DOMINIC Raab’s Tory conference speech and the appalling events in France have prompted me to write about what it means to live between one’s native land and one’s adopted land.
‘Why is it,’ asked the Foreign Secretary, ‘that some people find it so hard to take pride in this great country of ours?’
I have asked myself the same question in relation to immigration. Why do some who have come to this country for all sorts of legitimate reasons become so intensely critical of its people, its institutions, even its very democratic procedures?
Why are some driven to violence against the people of the country that generously nurtured them by desecrating its monuments, toppling its statues, beheading its people, all at the service of pernicious and misguided ideologies?
In the wake of the 2016 referendum, I was dismayed by how my European acquaintances seemed to want to continue to live in this country and yet professed to dislike everything about it.
Their criticisms did not take the form of violence, but the vehemence with which they were expressed is nonetheless concerning, especially when coming from people in positions of authority who use discourse to divide rather than unite society.
As a lecturer in languages and cross-cultural communication at a UK university, and myself a product of immigration, I would like to offer a few insights into what it means to live on the boundary, between native and foreign land, and what kinds of patterns of immigration we should encourage and discourage post-Brexit.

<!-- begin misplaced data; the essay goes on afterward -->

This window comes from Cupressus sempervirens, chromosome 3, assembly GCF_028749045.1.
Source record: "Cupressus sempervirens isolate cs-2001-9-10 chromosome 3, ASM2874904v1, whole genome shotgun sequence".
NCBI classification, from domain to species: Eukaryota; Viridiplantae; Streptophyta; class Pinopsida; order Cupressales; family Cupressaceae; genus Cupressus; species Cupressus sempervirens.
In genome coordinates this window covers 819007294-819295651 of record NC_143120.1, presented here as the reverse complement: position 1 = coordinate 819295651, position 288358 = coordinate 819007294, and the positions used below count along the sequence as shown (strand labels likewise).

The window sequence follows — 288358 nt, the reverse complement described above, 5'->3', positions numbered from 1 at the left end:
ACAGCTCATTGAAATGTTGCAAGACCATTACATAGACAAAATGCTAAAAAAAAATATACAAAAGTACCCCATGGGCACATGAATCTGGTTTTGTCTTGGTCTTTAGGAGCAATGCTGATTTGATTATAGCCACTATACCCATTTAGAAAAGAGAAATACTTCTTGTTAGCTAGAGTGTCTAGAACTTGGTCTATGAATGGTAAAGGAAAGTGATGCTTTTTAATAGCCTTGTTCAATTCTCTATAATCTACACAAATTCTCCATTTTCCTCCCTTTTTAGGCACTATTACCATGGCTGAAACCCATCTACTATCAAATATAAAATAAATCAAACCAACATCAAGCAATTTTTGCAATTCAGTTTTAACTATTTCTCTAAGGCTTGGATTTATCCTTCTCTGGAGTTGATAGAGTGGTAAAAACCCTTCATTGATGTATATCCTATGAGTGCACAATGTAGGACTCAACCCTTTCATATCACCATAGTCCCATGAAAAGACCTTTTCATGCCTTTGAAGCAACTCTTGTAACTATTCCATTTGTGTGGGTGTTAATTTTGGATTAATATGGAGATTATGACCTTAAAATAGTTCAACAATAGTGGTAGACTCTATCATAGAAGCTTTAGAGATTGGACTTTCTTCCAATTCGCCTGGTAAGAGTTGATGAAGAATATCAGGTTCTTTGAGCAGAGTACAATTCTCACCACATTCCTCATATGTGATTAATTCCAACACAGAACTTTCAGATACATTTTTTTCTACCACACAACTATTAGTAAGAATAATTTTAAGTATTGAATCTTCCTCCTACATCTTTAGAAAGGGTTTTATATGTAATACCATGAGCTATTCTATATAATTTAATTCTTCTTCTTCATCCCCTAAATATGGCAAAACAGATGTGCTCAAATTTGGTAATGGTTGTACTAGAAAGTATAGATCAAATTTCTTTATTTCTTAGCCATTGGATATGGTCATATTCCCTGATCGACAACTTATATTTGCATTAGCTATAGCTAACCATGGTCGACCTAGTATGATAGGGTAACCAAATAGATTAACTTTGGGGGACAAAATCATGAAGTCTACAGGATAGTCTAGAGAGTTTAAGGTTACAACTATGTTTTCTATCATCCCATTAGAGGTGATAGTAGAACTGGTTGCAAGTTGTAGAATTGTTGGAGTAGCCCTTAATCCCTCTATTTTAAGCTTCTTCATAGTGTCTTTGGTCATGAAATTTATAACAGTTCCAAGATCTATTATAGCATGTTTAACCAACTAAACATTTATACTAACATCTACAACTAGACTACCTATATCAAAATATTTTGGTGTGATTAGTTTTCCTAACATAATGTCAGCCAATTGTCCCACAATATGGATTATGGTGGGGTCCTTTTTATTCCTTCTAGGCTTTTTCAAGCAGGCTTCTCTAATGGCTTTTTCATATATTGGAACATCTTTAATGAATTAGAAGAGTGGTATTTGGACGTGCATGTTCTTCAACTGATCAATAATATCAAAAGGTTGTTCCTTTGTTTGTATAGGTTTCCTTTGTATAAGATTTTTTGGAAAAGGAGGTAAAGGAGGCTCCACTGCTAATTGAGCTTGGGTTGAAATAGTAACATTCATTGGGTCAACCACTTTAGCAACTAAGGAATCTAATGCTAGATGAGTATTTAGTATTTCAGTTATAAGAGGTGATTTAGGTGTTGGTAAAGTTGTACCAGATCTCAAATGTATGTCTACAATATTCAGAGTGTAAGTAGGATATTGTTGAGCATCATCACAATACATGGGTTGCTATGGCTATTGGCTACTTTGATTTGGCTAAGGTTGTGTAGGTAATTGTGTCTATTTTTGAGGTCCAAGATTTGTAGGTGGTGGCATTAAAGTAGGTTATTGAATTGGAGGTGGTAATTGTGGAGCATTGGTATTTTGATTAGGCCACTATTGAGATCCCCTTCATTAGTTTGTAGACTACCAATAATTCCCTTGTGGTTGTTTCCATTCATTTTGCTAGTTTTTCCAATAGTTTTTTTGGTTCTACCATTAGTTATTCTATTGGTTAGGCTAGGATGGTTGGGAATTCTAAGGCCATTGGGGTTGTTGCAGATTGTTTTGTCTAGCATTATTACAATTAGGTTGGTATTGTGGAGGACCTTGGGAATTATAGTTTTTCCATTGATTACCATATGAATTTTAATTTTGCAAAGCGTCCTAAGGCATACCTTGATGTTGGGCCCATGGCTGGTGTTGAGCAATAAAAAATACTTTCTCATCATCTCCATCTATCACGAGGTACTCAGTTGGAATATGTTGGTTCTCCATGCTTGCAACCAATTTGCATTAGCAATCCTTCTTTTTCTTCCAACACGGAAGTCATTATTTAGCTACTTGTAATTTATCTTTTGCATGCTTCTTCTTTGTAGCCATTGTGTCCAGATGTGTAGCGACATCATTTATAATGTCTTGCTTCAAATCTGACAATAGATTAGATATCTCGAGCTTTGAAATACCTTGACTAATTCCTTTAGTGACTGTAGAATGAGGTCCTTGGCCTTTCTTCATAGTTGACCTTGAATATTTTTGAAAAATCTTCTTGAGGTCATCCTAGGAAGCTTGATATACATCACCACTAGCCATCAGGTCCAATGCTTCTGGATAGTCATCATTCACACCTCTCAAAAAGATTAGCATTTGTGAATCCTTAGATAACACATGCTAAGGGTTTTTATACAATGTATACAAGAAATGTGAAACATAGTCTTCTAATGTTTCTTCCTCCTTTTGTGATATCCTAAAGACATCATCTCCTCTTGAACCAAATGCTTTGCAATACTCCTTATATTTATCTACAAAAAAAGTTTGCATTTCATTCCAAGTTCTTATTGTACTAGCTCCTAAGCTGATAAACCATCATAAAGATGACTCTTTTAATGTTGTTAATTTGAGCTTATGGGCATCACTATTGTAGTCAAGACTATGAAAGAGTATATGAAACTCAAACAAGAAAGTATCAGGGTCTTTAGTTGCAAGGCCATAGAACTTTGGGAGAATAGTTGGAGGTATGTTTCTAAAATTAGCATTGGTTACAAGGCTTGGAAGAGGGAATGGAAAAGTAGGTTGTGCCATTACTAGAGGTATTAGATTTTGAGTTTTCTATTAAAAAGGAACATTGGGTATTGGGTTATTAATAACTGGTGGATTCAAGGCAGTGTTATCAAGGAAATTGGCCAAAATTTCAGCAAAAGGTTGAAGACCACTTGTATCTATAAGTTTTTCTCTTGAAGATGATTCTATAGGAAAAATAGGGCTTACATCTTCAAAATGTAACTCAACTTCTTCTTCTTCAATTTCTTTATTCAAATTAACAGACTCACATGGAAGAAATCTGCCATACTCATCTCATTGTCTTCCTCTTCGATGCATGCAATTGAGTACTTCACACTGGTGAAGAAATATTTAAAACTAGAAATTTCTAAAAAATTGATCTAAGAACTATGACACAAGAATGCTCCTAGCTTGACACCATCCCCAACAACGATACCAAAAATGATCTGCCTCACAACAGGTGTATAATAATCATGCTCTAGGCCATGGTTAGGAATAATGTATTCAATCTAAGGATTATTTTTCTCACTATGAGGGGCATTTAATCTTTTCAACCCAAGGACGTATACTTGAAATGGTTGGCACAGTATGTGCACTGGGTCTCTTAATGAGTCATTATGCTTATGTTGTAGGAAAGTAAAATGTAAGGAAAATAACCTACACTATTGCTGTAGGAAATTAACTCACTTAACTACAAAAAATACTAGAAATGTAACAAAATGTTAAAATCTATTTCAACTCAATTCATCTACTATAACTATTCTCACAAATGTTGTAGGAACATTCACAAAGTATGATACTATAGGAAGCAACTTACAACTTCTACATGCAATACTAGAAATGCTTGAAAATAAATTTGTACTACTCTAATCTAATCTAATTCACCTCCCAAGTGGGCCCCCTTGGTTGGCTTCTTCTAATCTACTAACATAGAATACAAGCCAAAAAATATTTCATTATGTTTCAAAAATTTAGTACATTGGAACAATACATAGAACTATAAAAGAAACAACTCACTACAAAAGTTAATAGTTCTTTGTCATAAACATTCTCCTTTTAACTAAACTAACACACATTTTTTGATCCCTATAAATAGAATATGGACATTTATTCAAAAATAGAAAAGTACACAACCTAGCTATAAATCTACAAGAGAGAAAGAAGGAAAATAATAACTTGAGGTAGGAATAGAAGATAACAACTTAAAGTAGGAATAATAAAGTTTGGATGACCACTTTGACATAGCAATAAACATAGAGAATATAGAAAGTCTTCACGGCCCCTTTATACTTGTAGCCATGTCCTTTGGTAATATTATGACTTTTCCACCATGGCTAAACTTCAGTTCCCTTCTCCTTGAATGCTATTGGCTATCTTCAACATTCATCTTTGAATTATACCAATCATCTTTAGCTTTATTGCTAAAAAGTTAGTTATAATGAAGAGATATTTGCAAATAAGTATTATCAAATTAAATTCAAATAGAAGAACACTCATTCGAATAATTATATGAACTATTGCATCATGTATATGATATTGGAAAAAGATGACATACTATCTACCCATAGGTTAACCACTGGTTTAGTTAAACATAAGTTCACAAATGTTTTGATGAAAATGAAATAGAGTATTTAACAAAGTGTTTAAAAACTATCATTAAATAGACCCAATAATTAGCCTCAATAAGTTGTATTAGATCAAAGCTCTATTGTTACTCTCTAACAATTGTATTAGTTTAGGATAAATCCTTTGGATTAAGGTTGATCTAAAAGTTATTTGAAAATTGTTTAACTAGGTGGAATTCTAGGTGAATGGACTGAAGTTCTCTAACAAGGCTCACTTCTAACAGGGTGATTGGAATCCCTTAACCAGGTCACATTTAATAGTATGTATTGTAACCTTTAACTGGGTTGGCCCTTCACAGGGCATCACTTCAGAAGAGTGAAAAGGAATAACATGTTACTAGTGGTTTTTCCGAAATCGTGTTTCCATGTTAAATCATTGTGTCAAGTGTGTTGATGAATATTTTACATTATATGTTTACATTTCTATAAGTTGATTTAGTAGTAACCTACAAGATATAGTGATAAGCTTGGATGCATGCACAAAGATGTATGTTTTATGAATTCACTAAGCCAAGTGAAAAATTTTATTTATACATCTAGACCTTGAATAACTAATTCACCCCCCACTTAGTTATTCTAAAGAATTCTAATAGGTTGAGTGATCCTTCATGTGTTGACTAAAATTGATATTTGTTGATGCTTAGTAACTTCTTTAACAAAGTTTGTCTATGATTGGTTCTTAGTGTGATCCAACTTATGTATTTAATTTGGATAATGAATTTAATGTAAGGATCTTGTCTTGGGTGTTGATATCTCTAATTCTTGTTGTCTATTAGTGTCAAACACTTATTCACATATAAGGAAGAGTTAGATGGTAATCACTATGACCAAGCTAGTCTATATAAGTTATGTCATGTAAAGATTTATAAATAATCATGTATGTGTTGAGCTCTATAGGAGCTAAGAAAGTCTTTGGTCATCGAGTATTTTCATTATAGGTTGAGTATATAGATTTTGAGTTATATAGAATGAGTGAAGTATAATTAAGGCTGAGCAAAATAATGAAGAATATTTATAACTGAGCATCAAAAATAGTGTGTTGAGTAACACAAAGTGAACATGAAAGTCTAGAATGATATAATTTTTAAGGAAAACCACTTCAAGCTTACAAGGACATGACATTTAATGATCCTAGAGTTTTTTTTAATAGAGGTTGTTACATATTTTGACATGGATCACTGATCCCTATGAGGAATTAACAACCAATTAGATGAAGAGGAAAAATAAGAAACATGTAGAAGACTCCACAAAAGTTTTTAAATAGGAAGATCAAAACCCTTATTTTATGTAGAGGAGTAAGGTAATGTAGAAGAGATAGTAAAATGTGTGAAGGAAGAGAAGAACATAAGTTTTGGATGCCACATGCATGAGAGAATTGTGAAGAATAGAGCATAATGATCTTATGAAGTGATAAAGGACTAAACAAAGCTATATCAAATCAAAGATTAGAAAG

I still remember the day I ‘emigrated’ in thought. It happened on my first day at secondary school in the Provençal town of Nimes, where I was born. My English teacher, Madame Diop, breezed into the classroom and smilingly commanded the class in English: ‘Sit down.’
Those very first sounds of English were like sweet music to my French ears. At the end of the lesson, I remember saying to Madame Diop: ‘I will become an English teacher.’
Little did I know that 12 years later I would be teaching English literature in a secondary school to teenage boys completely unaware that English was not my first language.
I found out later that others like me had experienced the same kind of ‘emigrating’ phenomenon. The French writer André Gide claimed that in order to acquire a foreign language one had to distance oneself from one’s mother tongue: ‘What counts most of all in learning a foreign language is not what one learns, but the deciding factor is the extent to which one is prepared to relinquish one’s own.’
This temporary abandonment of my first language was, for me, a necessary condition of engaging with my second. This can, of course, be felt as a traumatic loss of one’s own identity.
The question ‘migrants’ must ask themselves is: ‘If the relationship we entertain with another language, another culture, another religion, potentially threatens our sense of identity, then what must that relationship be like?’